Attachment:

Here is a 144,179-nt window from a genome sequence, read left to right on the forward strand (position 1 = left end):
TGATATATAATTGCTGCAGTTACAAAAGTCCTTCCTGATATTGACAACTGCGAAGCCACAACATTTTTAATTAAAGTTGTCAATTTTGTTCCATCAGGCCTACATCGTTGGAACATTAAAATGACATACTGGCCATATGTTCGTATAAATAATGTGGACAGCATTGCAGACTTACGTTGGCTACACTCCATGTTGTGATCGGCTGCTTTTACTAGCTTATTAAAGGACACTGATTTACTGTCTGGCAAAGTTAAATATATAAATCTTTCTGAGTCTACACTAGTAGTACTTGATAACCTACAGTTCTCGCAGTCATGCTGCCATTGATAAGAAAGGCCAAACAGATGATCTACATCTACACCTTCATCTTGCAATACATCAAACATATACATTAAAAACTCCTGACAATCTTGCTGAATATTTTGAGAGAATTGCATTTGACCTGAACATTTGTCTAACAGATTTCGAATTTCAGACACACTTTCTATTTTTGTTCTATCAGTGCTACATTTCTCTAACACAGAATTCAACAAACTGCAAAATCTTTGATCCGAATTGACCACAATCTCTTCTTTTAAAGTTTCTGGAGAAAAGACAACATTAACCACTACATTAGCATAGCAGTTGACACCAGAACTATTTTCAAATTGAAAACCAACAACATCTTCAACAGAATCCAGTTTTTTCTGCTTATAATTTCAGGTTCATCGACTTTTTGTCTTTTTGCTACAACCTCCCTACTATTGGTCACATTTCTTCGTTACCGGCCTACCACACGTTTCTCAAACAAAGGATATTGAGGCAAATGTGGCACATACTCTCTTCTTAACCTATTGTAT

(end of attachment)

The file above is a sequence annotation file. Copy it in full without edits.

Here is a 144,179-nt window from a genome sequence, read left to right on the forward strand (position 1 = left end):
TGATATATAATTGCTGCAGTTACAAAAGTCCTTCCTGATATTGACAACTGCGAAGCCACAACATTTTTAATTAAAGTTGTCAATTTTGTTCCATCAGGCCTACATCGTTGGAACATTAAAATGACATACTGGCCATATGTTCGTATAAATAATGTGGACAGCATTGCAGACTTACGTTGGCTACACTCCATGTTGTGATCGGCTGCTTTTACTAGCTTATTAAAGGACACTGATTTACTGTCTGGCAAAGTTAAATATATAAATCTTTCTGAGTCTACACTAGTAGTACTTGATAACCTACAGTTCTCGCAGTCATGCTGCCATTGATAAGAAAGGCCAAACAGATGATCTACATCTACACCTTCATCTTGCAATACATCAAACATATACATTAAAAACTCCTGACAATCTTGCTGAATATTTTGAGAGAATTGCATTTGACCTGAACATTTGTCTAACAGATTTCGAATTTCAGACACACTTTCTATTTTTGTTCTATCAGTGCTACATTTCTCTAACACAGAATTCAACAAACTGCAAAATCTTTGATCCGAATTGACCACAATCTCTTCTTTTAAAGTTTCTGGAGAAAAGACAACATTAACCACTACATTAGCATAGCAGTTGACACCAGAACTATTTTCAAATTGAAAACCAACAACATCTTCAACAGAATCCAGTTTTTTCTGCTTATAATTTCAGGTTCATCGACTTTTTGTCTTTTTGCTACAACCTCCCTACTATTGGTCACATTTCTTCGTTACCGGCCTACCACACGTTTCTCAAACAAAGGATATTGAGGCAAATGTGGCACATACTCTCTTCTTAACCTATTGTAT